ANIMALS ADDICTED TO FOOD HELP TO UNDERSTAND HUMANS

Prof. Bru Cormand
Dr. Judit Cabana Dominguez
About the Author

Dr. Judit Cabana Dominguez works at the Department of Genetics, Microbiology & Statistics, University of Barcelona in Spain.

Dr. Noèlia Fernàndez Castillo
About the Author

Dr. Noelia Fernández Castillo is a postdoctoral researcher of the Centre of Biomedical Network Research on Rare Diseases (CIBERER) at the Genetics Department of the Universitat de Barcelona (Spain). She works in the fields of psychiatric genetics and neurogenetics, specifically on substance use disorders, migraine, and episodic diseases.


We know that high-energy food (rich in refined sugars and fats) is addictive and can lead to an eating addiction and to obesity. Addiction is a very severe disorder with chronical and relapsing components. People who suffer from it show compulsivity, persistence to seek the reward (food) and high motivation to overconsume in some cases.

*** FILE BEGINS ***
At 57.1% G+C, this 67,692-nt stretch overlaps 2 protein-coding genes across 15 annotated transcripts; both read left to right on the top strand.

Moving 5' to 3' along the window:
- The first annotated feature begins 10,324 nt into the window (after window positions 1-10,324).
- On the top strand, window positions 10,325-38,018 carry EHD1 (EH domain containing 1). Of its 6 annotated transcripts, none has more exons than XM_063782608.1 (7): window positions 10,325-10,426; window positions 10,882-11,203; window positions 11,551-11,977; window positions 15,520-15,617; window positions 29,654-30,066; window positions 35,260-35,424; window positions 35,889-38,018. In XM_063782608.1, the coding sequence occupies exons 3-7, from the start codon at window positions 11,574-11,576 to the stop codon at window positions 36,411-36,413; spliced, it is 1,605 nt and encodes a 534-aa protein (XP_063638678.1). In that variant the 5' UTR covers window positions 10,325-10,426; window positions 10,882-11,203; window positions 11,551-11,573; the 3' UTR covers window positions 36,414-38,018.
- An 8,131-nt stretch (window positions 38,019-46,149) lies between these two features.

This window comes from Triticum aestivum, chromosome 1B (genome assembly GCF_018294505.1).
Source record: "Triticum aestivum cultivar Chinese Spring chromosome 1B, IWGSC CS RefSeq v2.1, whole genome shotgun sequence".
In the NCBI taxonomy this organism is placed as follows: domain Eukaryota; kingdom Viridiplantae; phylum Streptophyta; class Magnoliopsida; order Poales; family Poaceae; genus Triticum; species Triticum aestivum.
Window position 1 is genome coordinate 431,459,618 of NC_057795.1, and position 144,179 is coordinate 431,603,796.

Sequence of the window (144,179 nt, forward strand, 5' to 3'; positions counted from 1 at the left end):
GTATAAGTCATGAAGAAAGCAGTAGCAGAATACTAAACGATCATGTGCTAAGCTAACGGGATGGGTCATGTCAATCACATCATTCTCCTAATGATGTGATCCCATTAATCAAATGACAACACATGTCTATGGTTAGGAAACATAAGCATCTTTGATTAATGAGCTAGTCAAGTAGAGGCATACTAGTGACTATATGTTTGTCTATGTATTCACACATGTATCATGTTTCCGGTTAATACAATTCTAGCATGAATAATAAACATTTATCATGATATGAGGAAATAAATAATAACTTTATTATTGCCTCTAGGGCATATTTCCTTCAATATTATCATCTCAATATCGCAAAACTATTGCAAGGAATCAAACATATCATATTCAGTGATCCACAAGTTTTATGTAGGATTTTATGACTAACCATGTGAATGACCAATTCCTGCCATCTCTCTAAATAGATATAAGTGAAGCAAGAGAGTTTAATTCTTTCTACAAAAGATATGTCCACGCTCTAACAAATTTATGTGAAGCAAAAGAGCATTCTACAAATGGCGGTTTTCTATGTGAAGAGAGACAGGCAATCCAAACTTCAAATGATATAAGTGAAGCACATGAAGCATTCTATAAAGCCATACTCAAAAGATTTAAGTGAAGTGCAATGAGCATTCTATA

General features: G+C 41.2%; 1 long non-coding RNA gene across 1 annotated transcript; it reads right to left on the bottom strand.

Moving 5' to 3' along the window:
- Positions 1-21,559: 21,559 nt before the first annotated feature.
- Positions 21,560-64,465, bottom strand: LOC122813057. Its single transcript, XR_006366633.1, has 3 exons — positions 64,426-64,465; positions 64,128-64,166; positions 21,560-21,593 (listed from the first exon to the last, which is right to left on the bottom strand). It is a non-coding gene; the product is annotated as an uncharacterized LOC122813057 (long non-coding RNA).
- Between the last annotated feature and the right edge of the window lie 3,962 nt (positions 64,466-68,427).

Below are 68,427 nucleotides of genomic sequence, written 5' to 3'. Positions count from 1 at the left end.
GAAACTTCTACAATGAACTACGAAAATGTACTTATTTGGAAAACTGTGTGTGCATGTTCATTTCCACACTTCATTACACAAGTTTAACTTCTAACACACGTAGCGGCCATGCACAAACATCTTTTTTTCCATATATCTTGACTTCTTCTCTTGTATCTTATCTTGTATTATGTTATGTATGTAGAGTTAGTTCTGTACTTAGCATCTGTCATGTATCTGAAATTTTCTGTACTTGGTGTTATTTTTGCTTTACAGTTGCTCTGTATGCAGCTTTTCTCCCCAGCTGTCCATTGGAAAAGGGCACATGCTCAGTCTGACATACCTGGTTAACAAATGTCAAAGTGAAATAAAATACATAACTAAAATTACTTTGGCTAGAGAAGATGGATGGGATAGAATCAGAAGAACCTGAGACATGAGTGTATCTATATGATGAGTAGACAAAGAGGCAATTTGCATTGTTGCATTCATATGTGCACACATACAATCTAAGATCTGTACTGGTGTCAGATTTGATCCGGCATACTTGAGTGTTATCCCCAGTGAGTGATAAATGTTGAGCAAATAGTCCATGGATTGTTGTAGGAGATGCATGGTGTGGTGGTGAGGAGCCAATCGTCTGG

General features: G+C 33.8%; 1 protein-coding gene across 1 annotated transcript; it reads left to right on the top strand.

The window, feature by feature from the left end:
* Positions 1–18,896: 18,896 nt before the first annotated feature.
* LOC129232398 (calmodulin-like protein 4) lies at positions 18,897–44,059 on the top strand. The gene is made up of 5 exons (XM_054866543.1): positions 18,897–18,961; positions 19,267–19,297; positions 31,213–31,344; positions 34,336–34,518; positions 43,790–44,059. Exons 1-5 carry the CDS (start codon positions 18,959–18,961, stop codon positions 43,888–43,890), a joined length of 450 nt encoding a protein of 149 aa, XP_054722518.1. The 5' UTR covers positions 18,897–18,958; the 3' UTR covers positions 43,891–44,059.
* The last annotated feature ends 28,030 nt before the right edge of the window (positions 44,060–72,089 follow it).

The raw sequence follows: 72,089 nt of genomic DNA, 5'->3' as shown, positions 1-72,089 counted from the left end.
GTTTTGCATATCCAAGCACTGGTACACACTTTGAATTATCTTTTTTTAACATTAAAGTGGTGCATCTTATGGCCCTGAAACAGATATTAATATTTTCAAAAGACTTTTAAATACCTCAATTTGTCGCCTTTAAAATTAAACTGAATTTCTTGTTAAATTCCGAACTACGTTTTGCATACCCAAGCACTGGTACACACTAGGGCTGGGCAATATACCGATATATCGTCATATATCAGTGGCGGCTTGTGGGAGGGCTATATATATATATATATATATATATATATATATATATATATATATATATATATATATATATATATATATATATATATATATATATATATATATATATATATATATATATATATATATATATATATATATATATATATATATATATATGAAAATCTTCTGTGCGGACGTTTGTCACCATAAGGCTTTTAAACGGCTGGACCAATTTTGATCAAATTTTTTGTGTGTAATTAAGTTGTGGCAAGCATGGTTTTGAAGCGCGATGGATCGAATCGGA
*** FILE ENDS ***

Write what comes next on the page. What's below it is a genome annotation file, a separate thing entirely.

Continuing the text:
To study eating addition, we have developed a mouse model that shows persistence to eat, high motivation for palatable food and resistance to punishment in obtaining the food. We have tested these three characteristics in several genetically identical animals and selected two extreme groups: Mice that are vulnerable to eating addiction and mice that are resilient to it.

Mice have more than 25.000 genes in their genome, and they can be turned on or turned off (‘expressed’ or ‘not expressed’) depending on certain needs or circumstances. We are now investigating the activation status of a certain type of genes, the ones encoding the so-called microRNAs, that are very important as they are involved in regulating the function of other genes. An alteration in the status of one of these genes can have numerous downstream consequences. In particular, our studies highlighted several microRNA genes that are involved in multiple brain functions, like synaptic plasticity or neuronal development. Now we will test these alterations in patients to try to find convergent abnormalities.

All this work is being done at the Department of Genetics, Microbiology & Statistics (Universitat de Barcelona) and at the Neuropharmacology lab at the Universitat Pompeu Fabra, both based in Catalonia.